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Adding SPF records to DNS and Exchange 2010

We have delivery failures for an external domain, not passing SPF checks. Do we just add a SPF entry for this mail server under our domain and correct this problem?   i.e. outside domain SPF.....domain.it . IN TXT "vspf1 mx a a:smtp.domain.it    Do we need an IP?

Do we need to do anything to Exchange 2010?


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8/22/2022 - Mon
Neil Russell

There would be no point having SPF records if anybody could create them for any domIn they wanted. Only the domain owner can add spf records on their own dns records.

Maybe I didn't explain where I'm confused. This is the email we received. We've setup our SPF records, and I know they should do the same, why not, don't know. I'm looking for what other changes we're to make, beyond what we've done, based on below.

Some organisations email servers are using the SPF protocol. This means that when the mail server receives an email, before delivering it to the inbox, checks if the SMTP server from which they received it, matches the record in the SPF registry for the sender's domain. Such a record exists only if the sender is also using the SPF protocol. Those stmp server records are added to the SPF registry by the domain owner and signify that they are authorized to send email on behalf of the owner's domain. In our case, when, for example, Micro2gen sends an email to the inachus mailing list inachus-all@iccs.gr, this email is forwarded from the iccs SMTP server to the NTUA SMTP server and finally to the members of the list. The email's sender is XXXX@micro2gen.com and the forwarding SMTP server smtp.ntua.gr. When EXUS mail server receives that email, rejects it, because there is no smtp.ntua.gr record in the SPF registry for the micro2gen.com domain. Therefore, Micro2gen and EXUS cannot receive each other's email sent to the list. They receive, of course, the rest of the partners' emails, who do not use SPF. Our suggestion is that all the organisations in INACHUS add, as long as the project lasts, records of the NTUA SMTP servers to the SPF registry, for their domains.
Kent W

The entries "a" and "a:smtp.domain.it" are redundant, IF the domain/zone file you are adding this to is also for domain.it.
If the SPF entry is not in the dns record for "domain.it", and "smtp.domain.it" is another domain entirely you are trying to "auth", then use "include:smtp.domain.it".

You are on the right track. "MX" entry means "for this domain, any mx server named in the zone is considered authed to send smtp mail". A, same thing for any A record of the domain (hence why a:smtp.domain.it is redundant...IF the domain in question is "domain.it".

You can just name the ip of your smtp servers you are trying to auth with "ip4:x.x.x.x". If you are using ipv6, then use "ip6:ipv6addresshere"

Here's a good one to start with:
"v=spf1 a mx ip4:x.x.x.x ip4:y.y.y.y nclude:any.otherdomain.com ~all"

You can add multiple ip4: and include: statements (as well as ip6:).  The ~all is a "soft fail" or any other ip / host not specifically permitted. I'd use that until you are sure your SPF is doing it's job.
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Mal Osborne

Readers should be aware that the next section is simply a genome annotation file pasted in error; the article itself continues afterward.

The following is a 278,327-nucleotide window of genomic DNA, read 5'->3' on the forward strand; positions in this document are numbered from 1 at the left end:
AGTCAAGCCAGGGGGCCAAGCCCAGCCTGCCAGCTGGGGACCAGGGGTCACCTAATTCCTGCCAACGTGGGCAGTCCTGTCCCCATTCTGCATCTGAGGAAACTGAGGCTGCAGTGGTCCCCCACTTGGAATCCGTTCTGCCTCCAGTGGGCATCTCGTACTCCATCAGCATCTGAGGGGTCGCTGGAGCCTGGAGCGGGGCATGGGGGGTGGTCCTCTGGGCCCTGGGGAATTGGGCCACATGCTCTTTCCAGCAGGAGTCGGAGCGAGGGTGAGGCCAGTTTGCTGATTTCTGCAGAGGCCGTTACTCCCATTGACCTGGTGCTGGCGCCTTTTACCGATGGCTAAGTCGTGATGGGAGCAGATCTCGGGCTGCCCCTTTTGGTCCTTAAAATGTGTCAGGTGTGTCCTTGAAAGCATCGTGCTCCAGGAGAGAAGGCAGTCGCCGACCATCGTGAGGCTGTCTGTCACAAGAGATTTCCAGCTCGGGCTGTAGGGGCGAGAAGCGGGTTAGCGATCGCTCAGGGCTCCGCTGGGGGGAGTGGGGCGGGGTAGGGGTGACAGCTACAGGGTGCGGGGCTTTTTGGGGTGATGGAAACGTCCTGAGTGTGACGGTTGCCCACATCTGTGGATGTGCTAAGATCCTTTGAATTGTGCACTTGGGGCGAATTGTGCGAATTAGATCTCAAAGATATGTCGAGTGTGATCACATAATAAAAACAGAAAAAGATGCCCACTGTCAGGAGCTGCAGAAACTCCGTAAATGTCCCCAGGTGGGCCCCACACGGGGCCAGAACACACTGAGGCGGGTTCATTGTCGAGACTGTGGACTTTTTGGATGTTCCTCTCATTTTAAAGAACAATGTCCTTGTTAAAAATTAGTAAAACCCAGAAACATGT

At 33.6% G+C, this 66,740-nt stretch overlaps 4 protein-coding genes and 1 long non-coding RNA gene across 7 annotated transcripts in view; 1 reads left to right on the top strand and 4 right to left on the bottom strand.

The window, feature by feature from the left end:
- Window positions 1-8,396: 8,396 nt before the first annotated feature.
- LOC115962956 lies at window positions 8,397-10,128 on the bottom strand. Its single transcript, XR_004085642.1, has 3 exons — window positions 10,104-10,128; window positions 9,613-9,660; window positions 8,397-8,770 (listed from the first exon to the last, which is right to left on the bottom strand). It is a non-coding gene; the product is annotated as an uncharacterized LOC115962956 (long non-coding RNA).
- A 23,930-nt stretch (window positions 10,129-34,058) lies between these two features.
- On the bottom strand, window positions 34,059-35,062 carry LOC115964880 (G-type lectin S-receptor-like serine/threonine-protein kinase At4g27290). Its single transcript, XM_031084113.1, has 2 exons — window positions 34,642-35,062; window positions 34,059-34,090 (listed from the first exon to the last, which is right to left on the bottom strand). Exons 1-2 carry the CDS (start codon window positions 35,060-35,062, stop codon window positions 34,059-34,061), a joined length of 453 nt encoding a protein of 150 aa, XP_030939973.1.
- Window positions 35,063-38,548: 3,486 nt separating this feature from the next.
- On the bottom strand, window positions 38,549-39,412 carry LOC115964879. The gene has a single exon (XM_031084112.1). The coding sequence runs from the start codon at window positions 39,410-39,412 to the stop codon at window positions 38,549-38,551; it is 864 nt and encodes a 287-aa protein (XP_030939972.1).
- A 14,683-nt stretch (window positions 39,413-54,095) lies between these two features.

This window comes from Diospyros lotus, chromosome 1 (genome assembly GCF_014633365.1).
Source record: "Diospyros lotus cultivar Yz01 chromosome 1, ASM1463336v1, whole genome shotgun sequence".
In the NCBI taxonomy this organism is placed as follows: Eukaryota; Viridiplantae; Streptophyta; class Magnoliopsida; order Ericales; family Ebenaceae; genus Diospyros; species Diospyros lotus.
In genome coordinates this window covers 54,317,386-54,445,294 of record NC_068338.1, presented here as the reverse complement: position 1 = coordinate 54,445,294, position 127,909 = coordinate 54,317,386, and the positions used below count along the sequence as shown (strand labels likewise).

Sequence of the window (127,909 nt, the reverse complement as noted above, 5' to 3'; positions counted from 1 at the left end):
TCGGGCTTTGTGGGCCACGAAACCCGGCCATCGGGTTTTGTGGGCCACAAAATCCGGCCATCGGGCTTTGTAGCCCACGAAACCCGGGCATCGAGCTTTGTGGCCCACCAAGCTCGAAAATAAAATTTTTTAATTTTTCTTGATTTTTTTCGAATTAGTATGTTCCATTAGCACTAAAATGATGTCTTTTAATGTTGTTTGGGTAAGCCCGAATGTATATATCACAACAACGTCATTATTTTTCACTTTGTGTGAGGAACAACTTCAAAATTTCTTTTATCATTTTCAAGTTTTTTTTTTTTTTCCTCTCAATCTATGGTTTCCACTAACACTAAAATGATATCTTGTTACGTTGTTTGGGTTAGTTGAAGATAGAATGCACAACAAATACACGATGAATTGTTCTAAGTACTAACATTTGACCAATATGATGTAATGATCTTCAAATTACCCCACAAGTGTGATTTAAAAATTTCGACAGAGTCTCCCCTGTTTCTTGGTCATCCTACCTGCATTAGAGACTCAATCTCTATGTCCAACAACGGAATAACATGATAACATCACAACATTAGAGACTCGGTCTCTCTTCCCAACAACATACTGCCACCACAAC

Yeah, you are running into a limitation of SPF.

SPF records indicate, to a receiving email server, which IP addresses should be sending email from this domain. In this case, email from your domain is being redirected by another server. Thus, the SPF records do not match; it is sending email fro an IP not included in your SPF record.

You could possibly edit the SPF records to include the redirecting server.

Here re a couple of helpful links:




Malmensa: so if I'm reading what you posted correctly and what I know of SPF and currently have configured, we really cannot control coming in just going out, correct? So should I put "their" servers IP in our SPF setting or add another SPF record to our domain?
Kent W

The rules on SPF are easy, if you understand the flow. The SPF entry is for the said domain owner to "publish" which SMTP servers are allowed to SEND mail on the domains behalf. It has nothing to do with the domains incoming mail (mail handed to the same domains incoming SMTP servers).
You are basically saying "here is my domain, or host on a certain domain - here are the explicit hosts that are allowed to send on our behalf". This would include your own mail servers, and any that may send "as" your domain (like Mailchimp, etc.).
SPF allows a pretty wide range of how to name these servers. You can name any "mx" record on the domain, an "a" record on the domain, any "ip4" or "ipv6" IP address, and other domain with the "include:"  There's also "ptr" and "exists", but chances are you won't touch them.
Remember, setting up a PTR for "domain.com" will NOT authorize, say "mail.domain.com".
You set up a PTR for the @, AND any host / FQDN.  Think things like "bounce.domain.com" would need it's own SPF record. Any domain or host/FQDN you send mail AS, you set up a separate SPF for, and setting one up for the @ (base domain) does NOT apply to, say "marketing.domain.com".

You are very correct, this is ONLY for SMTP going out.
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mugojava: So we need to set up a SPF for smtp.ntua.gr, per the email we received and noted above?
Kent W

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mugojava: very well explained, thank you. I think since this is a midway SMTP server NOT managed by us, we'll be better off using the second SPF. If smtp.ntua.gr IP ever changes, then we'll have to go modify this again verse a DNS lookup.

Do you agree?
Kent W

Yes, if you have reservations on the smtp servers host name changing, using the include: will work.
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Walt Forbes

thank you